Two stimulus-driven stories are shaping up events on Wall Street on the eve of Bernanke’s Jackson Hole address. “Don’t expect Bernanke to offer more support for the economy,” is the warning from former Soros advisor, Richard Medley. He says that rear-view inflation resulting from the first two waves of quantitative easing have created resistance among FOMC members to doing more. But better-targeted relief could be on its way according to a New York Times article characterizing refinancing for millions of homeowners with mortgages backed by government agencies Fannie Mae and Freddie Mac. The loose talk is that qualifying borrowers could have mortgage rates reset to 4% freeing up more in terms of disposable income.
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U.S. Dollar – Following an earlier durable goods report that snapped back at a 4% clip the move higher in the dollar for lesser fears over the health of the economy was unmistakable. In one fell swoop it appeared that the likelihood of a third-round of quantitative easing was scotched. In reality the economic scorecard has been clouded more than ever by the latest market meltdown. Ahead of the Wyoming symposium of central bankers analysts are offering signs of health in the shape of strong trucking volumes around the economy, higher tax receipts for the government, firmer inflation expectations as well as a diminished likelihood of deflation. The dollar ought to benefit from hesitation from the Fed, but the reality is that Bernanke will reinforce his pledge to stand by ready, willing and able. The dollar’s strength yesterday may be all we get out of this lower likelihood of further Fed action.
Japanese yen – The dollar strengthened to its strongest level in two weeks rising to ¥77.21 as fears over the health of the global economy receded. A former chief analyst from the central bank and now Goldman economist warned the Bank of Japan to be prepared to take evasive action in the event the Fed does announce further stimulus measures. Naohiko Baba told Bloomberg television that the two-month wait following last year’s symposium before the central bank intervened to counter yen strength was badly thought out. The perceived lower likelihood of QE3 has weakened demand for the yen. The euro also rose to buy ¥111.17.
Euro – Greek bond yields remained lofty signaling concerns that a default might be triggered owing to the collateral demands from Finland. Solvency concerns are growing, which explains why several of the region’s governments have lined-up behind Finland to demand collateral in exchange for bearing the risk of holding Greek bonds. Germany says that no one member should be privileged over any other on this matter and that no collateral should be held. But the single currency remained firm although it has backed further away from overhead resistance at $1.4500 over the past 24 hours. This morning the unit buys $1.4420 against the dollar.
British pound – Trade group CBI said that retail sales fell to the lowest in 15 months while an ugly Nationwide consumer confidence survey fell to its lowest reading in three months. The pound has subsequently recoiled from strength earlier in the week shown against the dollar, while it weakened towards a two-week low per euro at 88.10 pence. The Nationwide survey was especially cautious and showed an increasingly pessimistic consumer. Homeowners predicted a sharper fall over the next six months in the home values weighing on current financial decisions. The mortgage lender predicted worse data my consequently ensue. Meanwhile fewer purchases of clothing and household items resulting from a pace of inflation twice that of wage growth dragged retail sales in to the gutter said the CBI. Reported inventories relative to expected sales rose to the highest in three months at a time when order volumes fell at the fastest pace since May 2010. The pound recently traded at $1.6366.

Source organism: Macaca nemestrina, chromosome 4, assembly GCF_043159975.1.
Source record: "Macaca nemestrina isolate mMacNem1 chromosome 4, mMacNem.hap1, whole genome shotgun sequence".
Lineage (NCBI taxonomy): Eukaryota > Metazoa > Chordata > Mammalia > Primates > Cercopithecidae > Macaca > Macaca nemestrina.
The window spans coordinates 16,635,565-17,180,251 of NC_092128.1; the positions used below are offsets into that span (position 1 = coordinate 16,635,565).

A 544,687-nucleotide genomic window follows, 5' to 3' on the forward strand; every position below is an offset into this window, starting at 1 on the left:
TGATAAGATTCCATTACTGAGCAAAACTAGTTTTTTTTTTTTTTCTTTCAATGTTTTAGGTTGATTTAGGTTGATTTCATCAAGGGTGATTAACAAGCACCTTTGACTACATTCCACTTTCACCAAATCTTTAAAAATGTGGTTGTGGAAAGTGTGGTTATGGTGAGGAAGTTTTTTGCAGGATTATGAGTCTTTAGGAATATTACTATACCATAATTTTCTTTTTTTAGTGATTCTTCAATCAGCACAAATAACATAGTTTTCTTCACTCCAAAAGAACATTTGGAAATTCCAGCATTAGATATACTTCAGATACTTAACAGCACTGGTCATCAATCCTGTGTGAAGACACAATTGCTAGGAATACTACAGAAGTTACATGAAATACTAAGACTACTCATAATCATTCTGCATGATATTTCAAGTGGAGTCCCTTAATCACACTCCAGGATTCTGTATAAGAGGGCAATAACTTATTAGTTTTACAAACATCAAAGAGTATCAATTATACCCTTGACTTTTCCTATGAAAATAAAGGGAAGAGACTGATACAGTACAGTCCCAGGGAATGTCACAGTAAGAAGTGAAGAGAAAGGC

Aussie dollar – Trading in the Aussie has become a delicate art. The unit remains commodity-price sensitive but its make-up has changed significantly on account of what the global growth outlook means for monetary policy. The yield curve was turned upside down by the speed of events during the past month thus reducing the relative yield appeal of the unit. Overnight the Aussie fell in response to weakness in German sentiment measures rather than warming on account of a sharp recovery in U.S. stocks for a second day. The fact that Bernanke might choose to stand by and watch means that the Aussie will essentially have to go it alone. Without hopes of a speedier recovery spurred on by the Fed, hopes for domestic monetary easing could quickly become a reality. The Aussie staged a rebound in New York as the diminished hopes surrounding Bernanke translated in to a relief rally aimed at recently depressed units. It recently bought $1.0481 U.S. cents.
Canadian dollar – In the absence of fresh data the Canadian dollar also benefitted from firmer appetite towards risk and made a gain against the dollar to $1.0139 U.S. cents. Unlike its Australian counterpart the Canadian unit is unlikely to suffer from any change in monetary policy. Of course the unit is more sensitive to events in the world’s leading economy while the Aussie more so to Asian growth. Glimmers of hope surrounding the U.S. economy are currently worth more than firmer Asian evidence.
Andrew Wilkinson is a Senior Market Analyst at Interactive Brokers LLC
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